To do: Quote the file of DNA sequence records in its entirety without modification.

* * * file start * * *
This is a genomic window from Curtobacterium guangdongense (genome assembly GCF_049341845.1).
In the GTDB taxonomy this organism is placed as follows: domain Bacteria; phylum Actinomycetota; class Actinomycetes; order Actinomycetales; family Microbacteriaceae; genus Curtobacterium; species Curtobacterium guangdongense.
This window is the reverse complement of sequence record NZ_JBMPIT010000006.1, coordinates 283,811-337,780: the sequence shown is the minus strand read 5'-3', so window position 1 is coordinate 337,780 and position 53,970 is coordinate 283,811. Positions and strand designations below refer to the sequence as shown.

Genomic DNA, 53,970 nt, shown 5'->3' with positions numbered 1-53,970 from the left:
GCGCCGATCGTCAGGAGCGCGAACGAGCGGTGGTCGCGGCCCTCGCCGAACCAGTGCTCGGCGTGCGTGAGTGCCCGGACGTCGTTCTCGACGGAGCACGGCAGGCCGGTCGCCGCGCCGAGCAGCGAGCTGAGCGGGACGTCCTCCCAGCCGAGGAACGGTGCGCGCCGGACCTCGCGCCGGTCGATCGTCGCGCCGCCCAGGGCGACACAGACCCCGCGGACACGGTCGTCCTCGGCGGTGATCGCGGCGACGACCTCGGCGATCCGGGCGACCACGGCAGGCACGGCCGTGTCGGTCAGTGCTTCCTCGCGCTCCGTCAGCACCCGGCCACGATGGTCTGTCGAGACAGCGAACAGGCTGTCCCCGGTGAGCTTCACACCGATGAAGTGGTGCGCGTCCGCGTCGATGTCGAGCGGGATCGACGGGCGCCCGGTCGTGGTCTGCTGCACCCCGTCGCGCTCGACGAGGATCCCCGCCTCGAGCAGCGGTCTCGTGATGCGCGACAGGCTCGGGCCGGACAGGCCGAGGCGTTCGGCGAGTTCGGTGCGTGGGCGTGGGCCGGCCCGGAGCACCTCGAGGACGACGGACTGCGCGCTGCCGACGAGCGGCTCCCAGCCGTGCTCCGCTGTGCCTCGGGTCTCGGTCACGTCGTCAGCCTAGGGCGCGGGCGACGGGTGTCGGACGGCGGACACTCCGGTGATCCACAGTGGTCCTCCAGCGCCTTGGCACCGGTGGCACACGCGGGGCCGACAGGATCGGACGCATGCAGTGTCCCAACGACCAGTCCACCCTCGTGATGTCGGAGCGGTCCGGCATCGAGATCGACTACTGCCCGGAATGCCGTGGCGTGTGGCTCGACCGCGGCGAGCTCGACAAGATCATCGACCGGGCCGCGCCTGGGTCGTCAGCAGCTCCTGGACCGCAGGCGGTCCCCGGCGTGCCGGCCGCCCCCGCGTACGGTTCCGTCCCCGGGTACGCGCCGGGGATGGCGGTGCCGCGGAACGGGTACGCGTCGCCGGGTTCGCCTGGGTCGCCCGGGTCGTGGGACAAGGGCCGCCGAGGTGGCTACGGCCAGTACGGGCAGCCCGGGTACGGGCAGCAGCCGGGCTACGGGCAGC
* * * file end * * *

This is a genomic window from Curtobacterium guangdongense (genome assembly GCF_049341845.1).
In the GTDB taxonomy this organism is placed as follows: domain Bacteria; phylum Actinomycetota; class Actinomycetes; order Actinomycetales; family Microbacteriaceae; genus Curtobacterium; species Curtobacterium guangdongense.
This window is the reverse complement of sequence record NZ_JBMPIT010000006.1, coordinates 283,811-337,780: the sequence shown is the minus strand read 5'-3', so window position 1 is coordinate 337,780 and position 53,970 is coordinate 283,811. Positions and strand designations below refer to the sequence as shown.

Genomic DNA, 53,970 nt, shown 5'->3' with positions numbered 1-53,970 from the left:
GCGCCGATCGTCAGGAGCGCGAACGAGCGGTGGTCGCGGCCCTCGCCGAACCAGTGCTCGGCGTGCGTGAGTGCCCGGACGTCGTTCTCGACGGAGCACGGCAGGCCGGTCGCCGCGCCGAGCAGCGAGCTGAGCGGGACGTCCTCCCAGCCGAGGAACGGTGCGCGCCGGACCTCGCGCCGGTCGATCGTCGCGCCGCCCAGGGCGACACAGACCCCGCGGACACGGTCGTCCTCGGCGGTGATCGCGGCGACGACCTCGGCGATCCGGGCGACCACGGCAGGCACGGCCGTGTCGGTCAGTGCTTCCTCGCGCTCCGTCAGCACCCGGCCACGATGGTCTGTCGAGACAGCGAACAGGCTGTCCCCGGTGAGCTTCACACCGATGAAGTGGTGCGCGTCCGCGTCGATGTCGAGCGGGATCGACGGGCGCCCGGTCGTGGTCTGCTGCACCCCGTCGCGCTCGACGAGGATCCCCGCCTCGAGCAGCGGTCTCGTGATGCGCGACAGGCTCGGGCCGGACAGGCCGAGGCGTTCGGCGAGTTCGGTGCGTGGGCGTGGGCCGGCCCGGAGCACCTCGAGGACGACGGACTGCGCGCTGCCGACGAGCGGCTCCCAGCCGTGCTCCGCTGTGCCTCGGGTCTCGGTCACGTCGTCAGCCTAGGGCGCGGGCGACGGGTGTCGGACGGCGGACACTCCGGTGATCCACAGTGGTCCTCCAGCGCCTTGGCACCGGTGGCACACGCGGGGCCGACAGGATCGGACGCATGCAGTGTCCCAACGACCAGTCCACCCTCGTGATGTCGGAGCGGTCCGGCATCGAGATCGACTACTGCCCGGAATGCCGTGGCGTGTGGCTCGACCGCGGCGAGCTCGACAAGATCATCGACCGGGCCGCGCCTGGGTCGTCAGCAGCTCCTGGACCGCAGGCGGTCCCCGGCGTGCCGGCCGCCCCCGCGTACGGTTCCGTCCCCGGGTACGCGCCGGGGATGGCGGTGCCGCGGAACGGGTACGCGTCGCCGGGTTCGCCTGGGTCGCCCGGGTCGTGGGACAAGGGCCGCCGAGGTGGCTACGGCCAGTACGGGCAGCCCGGGTACGGGCAGCAGCCGGGCTACGGGCAGC